Eugen Leitl eugen at leitl.org
Fri Aug 6 08:05:23 PDT 2004

Kindly ignore absence of Hellfire periphery and (worse)
the M$ marketing waffle below:


Unmanned Flight with Windows XP Embedded
by Suzanne Ross
Project Specs:
On-board Technoland PC/104+ form factor
800MHz Crusoe computer
USB to serial device provides 4 additional RS232 communication ports
Microsoft Windows XP Embedded

Kids who graduated from balsa wood bi-planes to radio-controlled airplanes
will love what's coming around the corner.

Faculty and students at Cornell University have built an unmanned airplane
with its own on-board, embedded control system. The large-scale model plane
flies by accessing coordinates from an off-the-shelf GPS unit.

"The plane is capable of GPS guided flight, surveillance, and is very
modular," said Kevin Kornegay, one of the faculty advisors for the project.

Last year, the group won an Innovation Excellence Award from Microsoft
Research to continue their previous work in designing an autopilot system for
a large scale model aircraft. Schools around the globe received awards from
the Microsoft Research University Relations program to enable them to conduct
research in emerging technologies.

"Our previous design represented a very early prototype for an autonomous
aircraft. The autopilot system was extremely heavy, it lacked software
functionality, but it was a strong version one," said Kornegay.

This year the system is based on a PC/104 form factor Windows XP Embedded
computer and has a variety of navigational sensors.

"The software is written in C#, and is broken into four large applications.
The autopilot software resides on the airplane and allows the plane to fly
complete missions without any assistance from the ground. The plane also has
wireless modems, which it uses to relay telemetry to the ground, and to allow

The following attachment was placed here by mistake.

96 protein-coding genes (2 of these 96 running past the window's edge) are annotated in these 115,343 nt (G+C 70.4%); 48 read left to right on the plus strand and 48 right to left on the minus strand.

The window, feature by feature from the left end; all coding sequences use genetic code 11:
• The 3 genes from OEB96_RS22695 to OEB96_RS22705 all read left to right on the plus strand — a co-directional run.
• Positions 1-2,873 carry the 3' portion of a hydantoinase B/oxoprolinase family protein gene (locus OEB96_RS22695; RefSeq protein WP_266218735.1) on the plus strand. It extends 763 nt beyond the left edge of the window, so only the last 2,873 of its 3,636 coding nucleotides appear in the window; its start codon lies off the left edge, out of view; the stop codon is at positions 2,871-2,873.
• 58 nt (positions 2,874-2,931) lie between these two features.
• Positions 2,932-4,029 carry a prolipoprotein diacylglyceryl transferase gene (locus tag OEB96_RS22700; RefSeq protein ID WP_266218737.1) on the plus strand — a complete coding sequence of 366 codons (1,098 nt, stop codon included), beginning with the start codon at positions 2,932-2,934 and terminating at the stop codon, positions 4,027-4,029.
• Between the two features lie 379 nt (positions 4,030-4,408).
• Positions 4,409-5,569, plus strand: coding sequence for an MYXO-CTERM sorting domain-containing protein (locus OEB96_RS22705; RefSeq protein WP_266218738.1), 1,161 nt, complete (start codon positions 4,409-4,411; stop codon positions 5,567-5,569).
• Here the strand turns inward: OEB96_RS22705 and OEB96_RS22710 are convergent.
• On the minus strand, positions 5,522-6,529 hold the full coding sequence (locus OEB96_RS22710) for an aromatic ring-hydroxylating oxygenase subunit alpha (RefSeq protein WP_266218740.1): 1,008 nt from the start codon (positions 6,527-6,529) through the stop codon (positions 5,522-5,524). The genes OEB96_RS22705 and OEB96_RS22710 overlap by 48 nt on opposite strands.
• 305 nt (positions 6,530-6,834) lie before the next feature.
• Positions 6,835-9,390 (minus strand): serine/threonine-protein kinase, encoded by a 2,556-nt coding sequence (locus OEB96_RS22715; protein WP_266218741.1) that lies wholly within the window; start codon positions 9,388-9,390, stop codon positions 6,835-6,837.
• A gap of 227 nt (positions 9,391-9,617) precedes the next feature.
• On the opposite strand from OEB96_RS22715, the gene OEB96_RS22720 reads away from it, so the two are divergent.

for updated mission guidelines," explains Kornegay.

The client software is written to display telemetry to the end user, for
instance, where the plane is on a map or how fast it is traveling. The group
developed two applications, one for a laptop or desktop computer, and one for
a Pocket PC. Students monitored the airplane's flight from the Pocket PC

The students entered the resulting prototype in the second annual Association
for Unmanned Vehicle Systems (AUVSI) student competition. In 2003, they
placed first in the contest. This year, however, they lost most of their
equipment in a fire just before the competition. "We still gave our software
demonstration though, allowing us to place 'best of teams that didn't fly,"
said Kornegay.

The mission for the competition requires the plane to take off manually or
autonomously, then autonomously navigate a course with five to ten GPS
waypoints while using an onboard video or camera system to locate a series of
man-made objects on the ground.

Each team has 30 minutes of flight time to complete their mission. The planes
will be judged on time, aircraft cost and weight, navigation accuracy,
efficiency, safety and ability to locate the objects.
Cornell Student Team
Karl Schulze
Andrew Abramson
Brian Rogan
Ron Hose
Jonathon Kron
Aaron Kimball
Joe Sullivan
Will Aber

To test their flight control algorithms, the group used Microsoft Flight
Simulator 2004, running the algorithms for hundreds of hours. They used a SIG
Rascal aircraft with a 110" wingspan. The aircraft is 75 >" long and weighs
thirteen pounds.

The students modified the vehicle for unmanned flight by replacing the
factory tail with a custom lifting tail, which moved the center of gravity
further towards the rear of the plane. They also installed large in-wing
flaps because the wings on the airframe had a heavier than designed for load.
The in-wing flaps allowed a slower stall speed and improved takeoff and

The system runs off two 512 MB compact flash cards, which provides a storage
system with no moving parts able to withstand up to 10,000 Gs. One compact
flash card holds the operating system in a protected write mode, while the
other stores a real-time flight log - a 'black box' that can be examined to
diagnose problems, even if the vehicle crashes.

Eugen* Leitl <a href="http://leitl.org">leitl</a>
ICBM: 48.07078, 11.61144            http://www.leitl.org
8B29F6BE: 099D 78BA 2FD3 B014 B08A  7779 75B0 2443 8B29 F6BE
http://moleculardevices.org         http://nanomachines.net

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